The role and rights of health and safety representatives

Covid-19 has brought the importance of staff taking on such duties to the fore, say Victoria Albon and Kate Coppack – but what protections apply?

Workplace health and safety representatives are potentially particularly important in the current climate, when many employees may feel apprehensive about returning to the workplace, even if the environment is one that would normally be considered low risk from a health and safety perspective. 

Health and safety reps can either be appointed by a trade union recognised by the employer for collective bargaining purposes or, where no union representative is appointed, elected by employees. 

Different legislation applies to protect these representatives, depending on how they are appointed. However, broadly the same rights and protections will apply regardless of how they come to the role. These are to:

  • be informed and consulted with regard to health and safety matters in the workplace;
  • take an active part in workplace risk assessments;
  • investigate potential hazards and ‘dangerous occurrences’, and examine the accident book;
  • investigate complaints made by colleagues; 
  • carry out inspections of the workplace during work time, at least every three months;
  • require their employer to set up and attend a safety committee;
  • be consulted on new working practices and technology;
  • receive safety information from employers;
  • attend training courses without loss of pay; and
  • not suffer detriment or be dismissed as a result of performing their duties.

Do reps have to be paid for their additional duties? 

There is no automatic right to be paid an additional sum simply for taking on the role of health and safety rep. However, reps do have the right to paid time off to carry out their health and safety duties, and for training. For duties carried out during working time, reps will be paid their normal wage anyway. This means that they may spend a significant period of time away from their substantive role to attend meetings and reasonable training, and they will need to be paid for this as long as the length of time taken overall is necessary.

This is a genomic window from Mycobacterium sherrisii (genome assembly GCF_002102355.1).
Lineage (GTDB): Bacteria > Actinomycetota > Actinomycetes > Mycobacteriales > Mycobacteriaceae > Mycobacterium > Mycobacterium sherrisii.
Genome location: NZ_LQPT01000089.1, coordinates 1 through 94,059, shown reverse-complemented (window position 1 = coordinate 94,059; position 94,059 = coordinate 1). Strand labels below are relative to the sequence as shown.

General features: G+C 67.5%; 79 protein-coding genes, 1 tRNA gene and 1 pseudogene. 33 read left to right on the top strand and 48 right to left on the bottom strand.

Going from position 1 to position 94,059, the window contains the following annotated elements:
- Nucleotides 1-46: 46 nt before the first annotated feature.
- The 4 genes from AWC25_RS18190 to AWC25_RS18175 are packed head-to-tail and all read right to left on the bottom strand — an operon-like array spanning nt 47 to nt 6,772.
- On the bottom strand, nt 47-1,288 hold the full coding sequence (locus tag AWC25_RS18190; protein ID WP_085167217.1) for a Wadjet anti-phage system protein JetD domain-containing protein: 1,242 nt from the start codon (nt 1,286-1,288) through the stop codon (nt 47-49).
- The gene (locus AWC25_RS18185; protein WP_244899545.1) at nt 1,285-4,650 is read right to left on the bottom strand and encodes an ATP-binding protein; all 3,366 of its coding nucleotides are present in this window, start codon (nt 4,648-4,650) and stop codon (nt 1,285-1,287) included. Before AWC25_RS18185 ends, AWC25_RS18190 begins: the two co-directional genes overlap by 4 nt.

What legal risks must employers be aware of?

Health and safety reps may bring claims for a failure to allow time off or to pay for it. They also have the right not to suffer detriment or dismissal because they performed, or proposed to perform, any of their health and safety functions. For example, they should not miss out on a promotion or pay rise because of their involvement in health and safety matters. In addition, where a health and safety rep is dismissed because they performed health and safety functions, that dismissal will be automatically unfair. A rep need not have acquired two years' service before they can bring the claim. This is to recognise the importance of the health and safety role, and to ensure the protections reflect that.

Are all firms required to have health and safety reps?

Not all employers will have health and safety representatives. In workplaces where health and safety issues arise only infrequently, the employer may consult on health and safety issues directly with the workforce as a whole. This does not mean all employees consulted will automatically obtain the above rights and protections. These only apply to formally appointed or elected health and safety reps.

However, employers should encourage, support and protect the role of the health and safety rep in their workplace. This will help create a safer working environment, and may increase employee confidence – particularly important, of course, at the current time. 

Victoria Albon and Kate Coppack are associates at Dentons